The portrayal of the Seven Sages of the Bamboo Grove, a group of scholars of the Wei dynasty (220-265) who had renounced their official status and career in protest against corruption, is a popular subject in the 18th century and one that reflects the way in which contemporaneous ideology was heavily steeped in Daoist beliefs and thoughts.
After the Han Dynasty (207-A.D. 220) collapsed, a civilized, poetic drunkenness was embraced. The group of poets named the 'Seven Sages of the Bamboo Grove' were the epitome of a romanticized image of the tipsy Chinese scholar who painted and created poetry by moonlight.
This literati was interested in transformation, expression and virtuosity. In their desire to escape the disastrous world they saw around them, they sought self cultivation. Their world view, based on a wish to live morally and truthfully, caused them to create an esthetic of tension between the unbalanced and the balanced. Everything then had a place but actually it was never quite fitting. The child-like qualities of intuitive knowledge and great capacity were most valued.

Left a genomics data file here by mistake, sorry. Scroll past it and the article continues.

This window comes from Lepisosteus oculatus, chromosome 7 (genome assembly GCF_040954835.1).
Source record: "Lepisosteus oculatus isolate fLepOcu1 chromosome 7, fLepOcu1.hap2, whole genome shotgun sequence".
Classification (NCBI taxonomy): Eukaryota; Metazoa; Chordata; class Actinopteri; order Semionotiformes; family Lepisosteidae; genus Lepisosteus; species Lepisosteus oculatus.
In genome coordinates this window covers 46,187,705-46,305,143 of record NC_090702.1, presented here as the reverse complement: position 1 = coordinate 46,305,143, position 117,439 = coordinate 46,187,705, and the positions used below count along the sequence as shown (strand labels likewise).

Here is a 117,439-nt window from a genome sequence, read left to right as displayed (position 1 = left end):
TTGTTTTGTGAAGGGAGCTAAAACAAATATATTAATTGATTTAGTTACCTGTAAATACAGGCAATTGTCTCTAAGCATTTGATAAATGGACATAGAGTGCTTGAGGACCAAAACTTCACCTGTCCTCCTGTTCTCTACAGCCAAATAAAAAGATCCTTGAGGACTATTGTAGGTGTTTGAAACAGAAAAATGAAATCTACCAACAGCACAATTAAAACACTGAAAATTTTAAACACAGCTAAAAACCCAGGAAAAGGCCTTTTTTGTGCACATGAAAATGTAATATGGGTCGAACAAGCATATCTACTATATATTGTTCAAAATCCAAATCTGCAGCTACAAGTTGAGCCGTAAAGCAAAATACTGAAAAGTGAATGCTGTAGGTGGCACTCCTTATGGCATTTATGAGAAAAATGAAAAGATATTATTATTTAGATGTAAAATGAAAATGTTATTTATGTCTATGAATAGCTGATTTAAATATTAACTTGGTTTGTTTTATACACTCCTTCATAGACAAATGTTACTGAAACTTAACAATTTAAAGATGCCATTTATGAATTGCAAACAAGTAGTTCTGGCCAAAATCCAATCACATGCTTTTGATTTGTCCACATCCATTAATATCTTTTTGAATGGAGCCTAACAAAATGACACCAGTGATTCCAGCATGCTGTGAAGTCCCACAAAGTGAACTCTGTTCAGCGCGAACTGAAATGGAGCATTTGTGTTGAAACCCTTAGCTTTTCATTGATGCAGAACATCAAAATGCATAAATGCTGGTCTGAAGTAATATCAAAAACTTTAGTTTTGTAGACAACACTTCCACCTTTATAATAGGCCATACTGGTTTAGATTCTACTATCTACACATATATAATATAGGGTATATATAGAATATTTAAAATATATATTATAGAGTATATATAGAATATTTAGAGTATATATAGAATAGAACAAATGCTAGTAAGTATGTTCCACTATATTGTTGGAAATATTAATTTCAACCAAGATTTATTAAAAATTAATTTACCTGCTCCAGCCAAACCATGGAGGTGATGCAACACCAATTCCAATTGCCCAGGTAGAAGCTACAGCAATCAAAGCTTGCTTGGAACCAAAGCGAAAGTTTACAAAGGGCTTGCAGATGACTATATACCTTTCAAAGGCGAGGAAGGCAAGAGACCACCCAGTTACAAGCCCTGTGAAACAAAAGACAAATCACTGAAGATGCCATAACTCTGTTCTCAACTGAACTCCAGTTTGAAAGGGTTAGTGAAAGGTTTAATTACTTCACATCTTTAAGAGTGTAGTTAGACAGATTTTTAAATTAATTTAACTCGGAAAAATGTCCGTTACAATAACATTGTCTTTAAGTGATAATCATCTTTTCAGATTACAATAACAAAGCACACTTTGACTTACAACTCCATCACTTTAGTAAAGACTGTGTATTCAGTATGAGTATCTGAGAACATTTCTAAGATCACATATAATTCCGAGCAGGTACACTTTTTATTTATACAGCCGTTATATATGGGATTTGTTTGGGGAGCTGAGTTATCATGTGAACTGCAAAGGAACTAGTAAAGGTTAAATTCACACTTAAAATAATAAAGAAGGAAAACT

Together they tried to create an environment and situations for wise and free men, enjoying life, and contemplating the many wonders of Daoism. As junzi, or sublime men, they preferred a life of solitude to the bustle of court life which was considered the life of dust and dirt. Ruan Ji was famous for writing a guqin melody famously called "Drunken Ecstasy". In his poetry, we can find angry criticism and satire of Confucian scholars and rulers.
References to the Seven Sages of the Bamboo Grove are abundant in Chinese and Japanese art and literature. The earliest extant visual representations of the group date to the fifth century CE. Over time the theme gained popularity in Chinese arts, particularly from the late Ming (1368-1644) through the Qing dynasty (1644-1911). In Japan, the motif of the Seven Sages of the Bamboo Grove was known as early as the ninth century and widely represented in Japanese art from the sixteenth century to the Edo period (1615-1868).